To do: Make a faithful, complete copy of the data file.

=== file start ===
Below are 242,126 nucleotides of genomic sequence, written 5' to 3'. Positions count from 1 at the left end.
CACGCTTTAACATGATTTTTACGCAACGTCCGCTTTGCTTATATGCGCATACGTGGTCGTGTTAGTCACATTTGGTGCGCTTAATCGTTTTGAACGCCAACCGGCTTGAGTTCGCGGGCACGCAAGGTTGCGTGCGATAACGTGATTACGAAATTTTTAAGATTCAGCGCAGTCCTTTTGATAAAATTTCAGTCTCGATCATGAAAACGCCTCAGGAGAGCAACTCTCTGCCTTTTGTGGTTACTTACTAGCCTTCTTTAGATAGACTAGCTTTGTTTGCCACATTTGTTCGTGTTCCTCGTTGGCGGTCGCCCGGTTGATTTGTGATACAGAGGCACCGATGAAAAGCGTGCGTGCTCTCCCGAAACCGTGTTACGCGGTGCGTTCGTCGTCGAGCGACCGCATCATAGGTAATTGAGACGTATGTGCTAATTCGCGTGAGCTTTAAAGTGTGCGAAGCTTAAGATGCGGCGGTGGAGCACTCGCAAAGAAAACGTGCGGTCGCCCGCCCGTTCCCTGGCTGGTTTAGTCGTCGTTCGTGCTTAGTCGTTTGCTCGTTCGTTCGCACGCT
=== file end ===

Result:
Below are 242,126 nucleotides of genomic sequence, written 5' to 3'. Positions count from 1 at the left end.
CACGCTTTAACATGATTTTTACGCAACGTCCGCTTTGCTTATATGCGCATACGTGGTCGTGTTAGTCACATTTGGTGCGCTTAATCGTTTTGAACGCCAACCGGCTTGAGTTCGCGGGCACGCAAGGTTGCGTGCGATAACGTGATTACGAAATTTTTAAGATTCAGCGCAGTCCTTTTGATAAAATTTCAGTCTCGATCATGAAAACGCCTCAGGAGAGCAACTCTCTGCCTTTTGTGGTTACTTACTAGCCTTCTTTAGATAGACTAGCTTTGTTTGCCACATTTGTTCGTGTTCCTCGTTGGCGGTCGCCCGGTTGATTTGTGATACAGAGGCACCGATGAAAAGCGTGCGTGCTCTCCCGAAACCGTGTTACGCGGTGCGTTCGTCGTCGAGCGACCGCATCATAGGTAATTGAGACGTATGTGCTAATTCGCGTGAGCTTTAAAGTGTGCGAAGCTTAAGATGCGGCGGTGGAGCACTCGCAAAGAAAACGTGCGGTCGCCCGCCCGTTCCCTGGCTGGTTTAGTCGTCGTTCGTGCTTAGTCGTTTGCTCGTTCGTTCGCACGCT